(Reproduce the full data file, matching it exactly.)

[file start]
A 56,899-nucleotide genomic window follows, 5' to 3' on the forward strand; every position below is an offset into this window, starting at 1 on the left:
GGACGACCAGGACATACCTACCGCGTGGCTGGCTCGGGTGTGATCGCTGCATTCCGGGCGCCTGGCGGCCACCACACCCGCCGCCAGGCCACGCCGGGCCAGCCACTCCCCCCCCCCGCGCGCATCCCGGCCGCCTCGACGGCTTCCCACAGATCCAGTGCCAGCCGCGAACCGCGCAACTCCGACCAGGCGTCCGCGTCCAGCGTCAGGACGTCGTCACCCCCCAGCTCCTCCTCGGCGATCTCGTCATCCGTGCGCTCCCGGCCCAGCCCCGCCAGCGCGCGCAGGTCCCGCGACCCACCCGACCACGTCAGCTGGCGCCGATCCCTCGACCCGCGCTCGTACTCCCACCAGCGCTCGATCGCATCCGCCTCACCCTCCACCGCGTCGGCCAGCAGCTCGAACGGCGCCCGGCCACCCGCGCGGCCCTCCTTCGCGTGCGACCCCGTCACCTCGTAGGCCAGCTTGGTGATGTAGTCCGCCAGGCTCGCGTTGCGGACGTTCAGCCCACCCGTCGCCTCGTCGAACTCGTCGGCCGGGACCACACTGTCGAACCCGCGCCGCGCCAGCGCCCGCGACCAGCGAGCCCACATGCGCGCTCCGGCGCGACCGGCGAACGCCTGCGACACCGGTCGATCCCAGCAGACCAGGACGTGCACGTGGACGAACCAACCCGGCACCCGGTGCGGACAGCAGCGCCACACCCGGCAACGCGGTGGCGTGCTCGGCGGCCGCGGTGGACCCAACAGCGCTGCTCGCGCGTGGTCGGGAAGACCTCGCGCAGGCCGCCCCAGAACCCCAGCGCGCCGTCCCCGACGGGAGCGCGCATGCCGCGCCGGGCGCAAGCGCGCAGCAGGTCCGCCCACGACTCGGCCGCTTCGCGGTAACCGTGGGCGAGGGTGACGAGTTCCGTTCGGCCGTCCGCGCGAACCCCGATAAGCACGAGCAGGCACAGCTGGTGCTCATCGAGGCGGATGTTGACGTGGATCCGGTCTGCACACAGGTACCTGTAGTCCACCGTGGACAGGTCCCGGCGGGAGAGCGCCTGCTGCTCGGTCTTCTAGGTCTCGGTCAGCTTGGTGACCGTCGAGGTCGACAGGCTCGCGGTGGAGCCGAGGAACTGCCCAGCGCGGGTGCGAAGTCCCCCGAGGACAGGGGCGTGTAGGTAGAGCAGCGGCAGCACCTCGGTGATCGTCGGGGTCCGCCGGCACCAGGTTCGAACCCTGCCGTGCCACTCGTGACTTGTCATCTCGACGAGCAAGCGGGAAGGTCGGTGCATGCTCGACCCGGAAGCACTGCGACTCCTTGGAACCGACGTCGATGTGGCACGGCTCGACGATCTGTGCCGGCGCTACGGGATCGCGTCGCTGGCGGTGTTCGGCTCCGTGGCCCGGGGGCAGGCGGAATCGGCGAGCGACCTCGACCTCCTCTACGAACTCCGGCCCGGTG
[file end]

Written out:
A 56,899-nucleotide genomic window follows, 5' to 3' on the forward strand; every position below is an offset into this window, starting at 1 on the left:
GGACGACCAGGACATACCTACCGCGTGGCTGGCTCGGGTGTGATCGCTGCATTCCGGGCGCCTGGCGGCCACCACACCCGCCGCCAGGCCACGCCGGGCCAGCCACTCCCCCCCCCCGCGCGCATCCCGGCCGCCTCGACGGCTTCCCACAGATCCAGTGCCAGCCGCGAACCGCGCAACTCCGACCAGGCGTCCGCGTCCAGCGTCAGGACGTCGTCACCCCCCAGCTCCTCCTCGGCGATCTCGTCATCCGTGCGCTCCCGGCCCAGCCCCGCCAGCGCGCGCAGGTCCCGCGACCCACCCGACCACGTCAGCTGGCGCCGATCCCTCGACCCGCGCTCGTACTCCCACCAGCGCTCGATCGCATCCGCCTCACCCTCCACCGCGTCGGCCAGCAGCTCGAACGGCGCCCGGCCACCCGCGCGGCCCTCCTTCGCGTGCGACCCCGTCACCTCGTAGGCCAGCTTGGTGATGTAGTCCGCCAGGCTCGCGTTGCGGACGTTCAGCCCACCCGTCGCCTCGTCGAACTCGTCGGCCGGGACCACACTGTCGAACCCGCGCCGCGCCAGCGCCCGCGACCAGCGAGCCCACATGCGCGCTCCGGCGCGACCGGCGAACGCCTGCGACACCGGTCGATCCCAGCAGACCAGGACGTGCACGTGGACGAACCAACCCGGCACCCGGTGCGGACAGCAGCGCCACACCCGGCAACGCGGTGGCGTGCTCGGCGGCCGCGGTGGACCCAACAGCGCTGCTCGCGCGTGGTCGGGAAGACCTCGCGCAGGCCGCCCCAGAACCCCAGCGCGCCGTCCCCGACGGGAGCGCGCATGCCGCGCCGGGCGCAAGCGCGCAGCAGGTCCGCCCACGACTCGGCCGCTTCGCGGTAACCGTGGGCGAGGGTGACGAGTTCCGTTCGGCCGTCCGCGCGAACCCCGATAAGCACGAGCAGGCACAGCTGGTGCTCATCGAGGCGGATGTTGACGTGGATCCGGTCTGCACACAGGTACCTGTAGTCCACCGTGGACAGGTCCCGGCGGGAGAGCGCCTGCTGCTCGGTCTTCTAGGTCTCGGTCAGCTTGGTGACCGTCGAGGTCGACAGGCTCGCGGTGGAGCCGAGGAACTGCCCAGCGCGGGTGCGAAGTCCCCCGAGGACAGGGGCGTGTAGGTAGAGCAGCGGCAGCACCTCGGTGATCGTCGGGGTCCGCCGGCACCAGGTTCGAACCCTGCCGTGCCACTCGTGACTTGTCATCTCGACGAGCAAGCGGGAAGGTCGGTGCATGCTCGACCCGGAAGCACTGCGACTCCTTGGAACCGACGTCGATGTGGCACGGCTCGACGATCTGTGCCGGCGCTACGGGATCGCGTCGCTGGCGGTGTTCGGCTCCGTGGCCCGGGGGCAGGCGGAATCGGCGAGCGACCTCGACCTCCTCTACGAACTCCGGCCCGGTG